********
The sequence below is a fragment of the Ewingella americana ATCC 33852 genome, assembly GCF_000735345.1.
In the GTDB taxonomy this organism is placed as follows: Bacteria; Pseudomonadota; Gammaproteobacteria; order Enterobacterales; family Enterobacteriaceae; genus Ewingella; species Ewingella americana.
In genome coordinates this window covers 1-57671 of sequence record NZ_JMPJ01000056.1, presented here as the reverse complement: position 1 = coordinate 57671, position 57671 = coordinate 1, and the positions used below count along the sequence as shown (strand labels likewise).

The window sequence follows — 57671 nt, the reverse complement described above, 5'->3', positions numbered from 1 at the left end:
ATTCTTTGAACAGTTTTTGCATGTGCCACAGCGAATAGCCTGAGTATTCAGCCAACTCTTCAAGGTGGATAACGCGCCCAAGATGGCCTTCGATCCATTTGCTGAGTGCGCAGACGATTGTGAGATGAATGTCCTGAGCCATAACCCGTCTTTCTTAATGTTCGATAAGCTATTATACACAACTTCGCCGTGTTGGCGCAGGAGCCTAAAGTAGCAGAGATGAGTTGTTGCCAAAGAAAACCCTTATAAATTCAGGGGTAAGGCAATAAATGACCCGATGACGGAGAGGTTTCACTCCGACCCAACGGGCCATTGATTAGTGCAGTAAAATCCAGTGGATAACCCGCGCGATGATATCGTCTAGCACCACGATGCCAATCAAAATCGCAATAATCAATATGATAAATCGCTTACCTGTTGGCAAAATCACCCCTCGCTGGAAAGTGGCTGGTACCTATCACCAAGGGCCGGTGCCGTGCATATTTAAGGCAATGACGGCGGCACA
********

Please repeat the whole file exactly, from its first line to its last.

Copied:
The sequence below is a fragment of the Ewingella americana ATCC 33852 genome, assembly GCF_000735345.1.
In the GTDB taxonomy this organism is placed as follows: Bacteria; Pseudomonadota; Gammaproteobacteria; order Enterobacterales; family Enterobacteriaceae; genus Ewingella; species Ewingella americana.
In genome coordinates this window covers 1-57671 of sequence record NZ_JMPJ01000056.1, presented here as the reverse complement: position 1 = coordinate 57671, position 57671 = coordinate 1, and the positions used below count along the sequence as shown (strand labels likewise).

The window sequence follows — 57671 nt, the reverse complement described above, 5'->3', positions numbered from 1 at the left end:
ATTCTTTGAACAGTTTTTGCATGTGCCACAGCGAATAGCCTGAGTATTCAGCCAACTCTTCAAGGTGGATAACGCGCCCAAGATGGCCTTCGATCCATTTGCTGAGTGCGCAGACGATTGTGAGATGAATGTCCTGAGCCATAACCCGTCTTTCTTAATGTTCGATAAGCTATTATACACAACTTCGCCGTGTTGGCGCAGGAGCCTAAAGTAGCAGAGATGAGTTGTTGCCAAAGAAAACCCTTATAAATTCAGGGGTAAGGCAATAAATGACCCGATGACGGAGAGGTTTCACTCCGACCCAACGGGCCATTGATTAGTGCAGTAAAATCCAGTGGATAACCCGCGCGATGATATCGTCTAGCACCACGATGCCAATCAAAATCGCAATAATCAATATGATAAATCGCTTACCTGTTGGCAAAATCACCCCTCGCTGGAAAGTGGCTGGTACCTATCACCAAGGGCCGGTGCCGTGCATATTTAAGGCAATGACGGCGGCACA